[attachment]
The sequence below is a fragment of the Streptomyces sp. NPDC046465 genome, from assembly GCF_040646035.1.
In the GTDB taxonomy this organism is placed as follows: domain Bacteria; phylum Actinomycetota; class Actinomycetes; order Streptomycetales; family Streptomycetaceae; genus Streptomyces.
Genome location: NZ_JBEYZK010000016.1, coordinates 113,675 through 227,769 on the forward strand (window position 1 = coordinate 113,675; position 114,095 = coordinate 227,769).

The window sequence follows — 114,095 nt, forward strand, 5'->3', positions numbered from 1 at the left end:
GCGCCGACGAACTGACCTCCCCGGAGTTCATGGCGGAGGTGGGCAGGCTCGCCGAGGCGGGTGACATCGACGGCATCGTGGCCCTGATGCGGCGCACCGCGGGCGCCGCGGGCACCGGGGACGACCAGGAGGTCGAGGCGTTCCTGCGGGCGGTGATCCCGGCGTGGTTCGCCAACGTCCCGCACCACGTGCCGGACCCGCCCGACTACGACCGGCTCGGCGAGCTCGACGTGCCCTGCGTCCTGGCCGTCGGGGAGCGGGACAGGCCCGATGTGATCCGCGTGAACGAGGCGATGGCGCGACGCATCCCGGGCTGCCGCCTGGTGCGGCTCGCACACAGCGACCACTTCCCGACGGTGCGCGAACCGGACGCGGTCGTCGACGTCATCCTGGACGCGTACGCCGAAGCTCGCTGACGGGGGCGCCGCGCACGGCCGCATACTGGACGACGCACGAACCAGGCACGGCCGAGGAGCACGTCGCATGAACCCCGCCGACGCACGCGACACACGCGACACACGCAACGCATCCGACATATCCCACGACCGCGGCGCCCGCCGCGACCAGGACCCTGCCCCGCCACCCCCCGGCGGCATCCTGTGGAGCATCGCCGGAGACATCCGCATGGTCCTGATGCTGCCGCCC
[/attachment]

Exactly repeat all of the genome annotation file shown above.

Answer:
The sequence below is a fragment of the Streptomyces sp. NPDC046465 genome, from assembly GCF_040646035.1.
In the GTDB taxonomy this organism is placed as follows: domain Bacteria; phylum Actinomycetota; class Actinomycetes; order Streptomycetales; family Streptomycetaceae; genus Streptomyces.
Genome location: NZ_JBEYZK010000016.1, coordinates 113,675 through 227,769 on the forward strand (window position 1 = coordinate 113,675; position 114,095 = coordinate 227,769).

The window sequence follows — 114,095 nt, forward strand, 5'->3', positions numbered from 1 at the left end:
GCGCCGACGAACTGACCTCCCCGGAGTTCATGGCGGAGGTGGGCAGGCTCGCCGAGGCGGGTGACATCGACGGCATCGTGGCCCTGATGCGGCGCACCGCGGGCGCCGCGGGCACCGGGGACGACCAGGAGGTCGAGGCGTTCCTGCGGGCGGTGATCCCGGCGTGGTTCGCCAACGTCCCGCACCACGTGCCGGACCCGCCCGACTACGACCGGCTCGGCGAGCTCGACGTGCCCTGCGTCCTGGCCGTCGGGGAGCGGGACAGGCCCGATGTGATCCGCGTGAACGAGGCGATGGCGCGACGCATCCCGGGCTGCCGCCTGGTGCGGCTCGCACACAGCGACCACTTCCCGACGGTGCGCGAACCGGACGCGGTCGTCGACGTCATCCTGGACGCGTACGCCGAAGCTCGCTGACGGGGGCGCCGCGCACGGCCGCATACTGGACGACGCACGAACCAGGCACGGCCGAGGAGCACGTCGCATGAACCCCGCCGACGCACGCGACACACGCGACACACGCAACGCATCCGACATATCCCACGACCGCGGCGCCCGCCGCGACCAGGACCCTGCCCCGCCACCCCCCGGCGGCATCCTGTGGAGCATCGCCGGAGACATCCGCATGGTCCTGATGCTGCCGCCC